In October Bunge reported a slip in earnings on the back of weaker profits sorely felt in the agribusiness division.
Margins during the period were severely hit in North America and western Europe due to a cut in the supply of raw materials. Despite sales volumes increasing by 42 per cent, profits from operations in Bunge's agribusiness division dropped by a staggering 75 per cent, or $213 million for the quarter in 2002, to $71 million in 2003.
According to Bunge, the sale, which includes the facilities that manufacture, market and sell mixes, frozen dough, syrups and toppings, is a drive to focus on core business of edible oils.
Still open to regulatory approval, the imminent sale of Bunge's bakery operations announced on Tuesday would give Bunge about $4 million, or 4 cents a share, after transaction-related expenses of about $2 million.
The company said its fourth-quarter earnings estimate of $59 million to $69 million, or 58 cents to 68 cents a share, excludes the gain.
In October, Bunge said that its move into European oils helped lift the third quarter figures with the recently acquired French oil business Cereol boosting results in the food division.
Profit for the division rose 43 per cent, or $9 million, to $30 million, reflecting improved results in both the edible oil and milling and baking products segments. Bunge reported that higher margins in its margarines and mayonnaise business in Brazil, as a result of various restructuring moves including cost cutting and portfolio rationalisation , also contributed to the lift in the food products division.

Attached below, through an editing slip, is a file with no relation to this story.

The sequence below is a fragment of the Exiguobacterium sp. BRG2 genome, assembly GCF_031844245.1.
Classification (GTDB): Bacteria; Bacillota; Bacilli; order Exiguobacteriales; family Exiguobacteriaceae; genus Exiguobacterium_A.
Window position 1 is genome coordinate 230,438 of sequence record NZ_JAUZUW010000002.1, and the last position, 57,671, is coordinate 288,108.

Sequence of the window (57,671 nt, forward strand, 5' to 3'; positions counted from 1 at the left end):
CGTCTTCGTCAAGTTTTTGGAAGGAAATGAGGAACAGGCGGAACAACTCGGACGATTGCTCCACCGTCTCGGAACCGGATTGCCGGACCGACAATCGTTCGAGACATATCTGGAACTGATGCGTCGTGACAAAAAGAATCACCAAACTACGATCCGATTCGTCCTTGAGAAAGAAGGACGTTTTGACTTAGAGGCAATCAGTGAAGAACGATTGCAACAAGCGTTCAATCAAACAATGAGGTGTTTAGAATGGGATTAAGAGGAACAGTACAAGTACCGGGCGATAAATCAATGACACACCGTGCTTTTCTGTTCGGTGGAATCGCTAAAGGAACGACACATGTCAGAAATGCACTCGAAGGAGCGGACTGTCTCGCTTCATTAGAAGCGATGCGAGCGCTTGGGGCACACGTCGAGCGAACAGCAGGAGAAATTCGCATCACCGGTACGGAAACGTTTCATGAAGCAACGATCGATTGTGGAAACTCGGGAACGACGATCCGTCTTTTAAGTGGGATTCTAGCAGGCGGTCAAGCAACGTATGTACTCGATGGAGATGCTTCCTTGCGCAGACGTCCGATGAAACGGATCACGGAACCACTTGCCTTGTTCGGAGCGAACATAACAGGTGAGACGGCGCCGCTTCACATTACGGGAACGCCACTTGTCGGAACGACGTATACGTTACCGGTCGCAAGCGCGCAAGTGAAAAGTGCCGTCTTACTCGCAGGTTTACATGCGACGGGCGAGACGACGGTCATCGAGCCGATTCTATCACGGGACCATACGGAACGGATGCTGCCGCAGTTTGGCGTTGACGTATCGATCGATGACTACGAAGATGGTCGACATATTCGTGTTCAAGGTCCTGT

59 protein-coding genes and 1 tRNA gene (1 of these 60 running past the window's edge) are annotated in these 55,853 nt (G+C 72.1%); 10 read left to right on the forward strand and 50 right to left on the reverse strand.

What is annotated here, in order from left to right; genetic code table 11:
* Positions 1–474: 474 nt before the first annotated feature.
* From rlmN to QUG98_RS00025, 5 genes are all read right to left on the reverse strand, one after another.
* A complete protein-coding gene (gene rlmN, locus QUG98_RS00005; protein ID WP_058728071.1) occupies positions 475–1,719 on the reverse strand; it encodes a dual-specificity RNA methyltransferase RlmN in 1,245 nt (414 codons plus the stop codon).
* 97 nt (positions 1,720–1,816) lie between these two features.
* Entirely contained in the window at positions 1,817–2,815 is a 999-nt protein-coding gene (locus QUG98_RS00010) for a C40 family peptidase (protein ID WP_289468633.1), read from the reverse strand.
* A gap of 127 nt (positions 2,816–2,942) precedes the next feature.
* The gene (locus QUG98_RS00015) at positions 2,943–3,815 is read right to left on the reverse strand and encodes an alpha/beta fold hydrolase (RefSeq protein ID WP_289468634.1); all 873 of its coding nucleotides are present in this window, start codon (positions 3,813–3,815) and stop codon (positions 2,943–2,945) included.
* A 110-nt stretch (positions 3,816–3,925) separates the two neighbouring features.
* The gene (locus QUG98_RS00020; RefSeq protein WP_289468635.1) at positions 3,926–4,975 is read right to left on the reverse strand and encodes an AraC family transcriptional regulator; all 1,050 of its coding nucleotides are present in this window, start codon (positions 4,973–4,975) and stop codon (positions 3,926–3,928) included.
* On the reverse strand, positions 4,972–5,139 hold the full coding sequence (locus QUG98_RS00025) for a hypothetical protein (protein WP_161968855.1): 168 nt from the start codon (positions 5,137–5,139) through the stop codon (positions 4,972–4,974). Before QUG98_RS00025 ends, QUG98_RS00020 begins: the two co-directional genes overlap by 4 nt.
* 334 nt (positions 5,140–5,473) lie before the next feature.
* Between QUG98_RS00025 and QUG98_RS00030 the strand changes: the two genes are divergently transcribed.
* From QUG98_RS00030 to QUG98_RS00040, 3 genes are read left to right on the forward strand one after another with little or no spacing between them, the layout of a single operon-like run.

On Tuesday, Bunge said that the bakery-mix-related assets in Seattle, Illinois and Modesto, California and frozen bakeries in Mexico, Missouri and Tustin and Modesto are included in the sale. In addition, the sale includes the syrups and toppings plant in Seattle and the bakery research and development facilities in Seattle and St. Louis.
Revealing a clear move to expand oil operations a few months after acquiring Unilever's Indian fats business Hindustan Lever, in September, Bunge purchased the India-based assets of private edible oils company Prestige Foods.
Under the terms of the deal, carried out through Bunge's Indian subsidiary, Gee Pee Ceval Proteins, the US oil company took over an oilseed processing unit, an integrated vegetable oil refinery and packaging facility, and a production capacity of 150 tons per day of refined oil and 100 tons per day of vanaspati, a butter substitute used in India.